One sunny August morning a bus left Diyarbakir, Turkey, with 50 passengers, and traveled to Yerevan, Armenia via Georgia. At the same time, a man flew from Canada to Yerevan to meet this busload of passengers and lead them on a two- week tour of Armenia.
Organizations such as the Gulbenkian Foundation, Hrant Dink Foundation, AGBU, and a few individual Armenians from the U.S. and Canada helped finance the tour. The Armenian minister of diaspora and several senior government officials are scheduled to greet the group.
But what is so special about this group? Why all this attention? They are residents of Diyarbakir, range in age from 18-83, chat in Kurdish or Turkish… Wait, no, they all speak Armenian. But there are no Armenians left in Diyarbakir, except for an old couple (and Bayzar yaya, the female half of the couple, just passed away two months ago).
So, who ARE these people?
Three years ago, when the biggest Armenian church in the Middle East, Surp Giragos Church, was resurrected from its ruins, it served as solid and indisputable evidence of an Armenian presence in historic Armenia before 1915. Some Turks and Kurds, kept in the dark about the facts of 1915, started to question the state version of history, and some initiated the search for the truth. The church also became a living genocide memorial for thousands of Armenians from Armenia and the diaspora visiting the historic homeland. But, more significantly, it became a beacon or a magnet that attracted “hidden Armenians” from various regions near and far. They gathered and met at Surp Giragos. Islamicized, Kurdified, or Turkified, they started exchanging family stories and attending cultural events and concerts in growing numbers.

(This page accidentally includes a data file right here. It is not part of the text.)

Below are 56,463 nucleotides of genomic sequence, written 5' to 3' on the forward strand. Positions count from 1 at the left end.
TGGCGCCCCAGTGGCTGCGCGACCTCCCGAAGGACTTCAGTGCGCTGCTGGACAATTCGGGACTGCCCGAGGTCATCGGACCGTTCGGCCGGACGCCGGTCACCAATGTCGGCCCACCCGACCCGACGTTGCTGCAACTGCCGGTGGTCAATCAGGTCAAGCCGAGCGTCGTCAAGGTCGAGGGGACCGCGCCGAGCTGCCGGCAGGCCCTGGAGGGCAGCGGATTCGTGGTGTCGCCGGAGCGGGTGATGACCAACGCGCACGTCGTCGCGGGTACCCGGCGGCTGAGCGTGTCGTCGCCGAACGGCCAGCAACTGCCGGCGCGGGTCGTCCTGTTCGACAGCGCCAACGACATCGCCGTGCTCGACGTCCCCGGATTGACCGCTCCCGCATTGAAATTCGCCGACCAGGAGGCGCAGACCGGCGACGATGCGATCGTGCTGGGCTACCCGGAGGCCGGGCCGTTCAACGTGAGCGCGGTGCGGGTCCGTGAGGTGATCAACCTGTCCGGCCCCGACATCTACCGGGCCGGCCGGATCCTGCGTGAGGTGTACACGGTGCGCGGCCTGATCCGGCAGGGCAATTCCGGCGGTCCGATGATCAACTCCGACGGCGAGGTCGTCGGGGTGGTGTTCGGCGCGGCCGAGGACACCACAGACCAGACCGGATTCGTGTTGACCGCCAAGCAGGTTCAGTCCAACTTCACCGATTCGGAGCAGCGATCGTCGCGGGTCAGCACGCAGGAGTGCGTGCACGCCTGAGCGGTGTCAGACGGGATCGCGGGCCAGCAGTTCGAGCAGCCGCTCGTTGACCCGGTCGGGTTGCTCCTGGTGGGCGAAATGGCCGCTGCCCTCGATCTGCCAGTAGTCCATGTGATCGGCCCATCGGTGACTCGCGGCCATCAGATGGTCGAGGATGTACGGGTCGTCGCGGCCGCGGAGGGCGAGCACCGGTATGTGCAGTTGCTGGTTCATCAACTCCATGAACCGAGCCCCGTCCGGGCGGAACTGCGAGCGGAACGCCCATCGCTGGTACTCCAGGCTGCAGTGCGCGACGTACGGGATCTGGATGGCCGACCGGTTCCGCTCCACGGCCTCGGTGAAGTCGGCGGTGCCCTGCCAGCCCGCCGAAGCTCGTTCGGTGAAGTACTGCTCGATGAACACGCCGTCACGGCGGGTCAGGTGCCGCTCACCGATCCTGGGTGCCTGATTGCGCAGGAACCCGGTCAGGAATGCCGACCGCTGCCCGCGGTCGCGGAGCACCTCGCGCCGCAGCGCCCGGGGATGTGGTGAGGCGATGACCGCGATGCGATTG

Seeing all this activity come to life, two years ago the church board and the local Diyarbakir Sur municipality decided to offer Armenian-language classes. And now, as a reward for completing the Armenian-language course, the 54 graduates are headed on a tour to Armenia so that they can practice their newly acquired language skills, and develop their understanding of Armenian history and culture.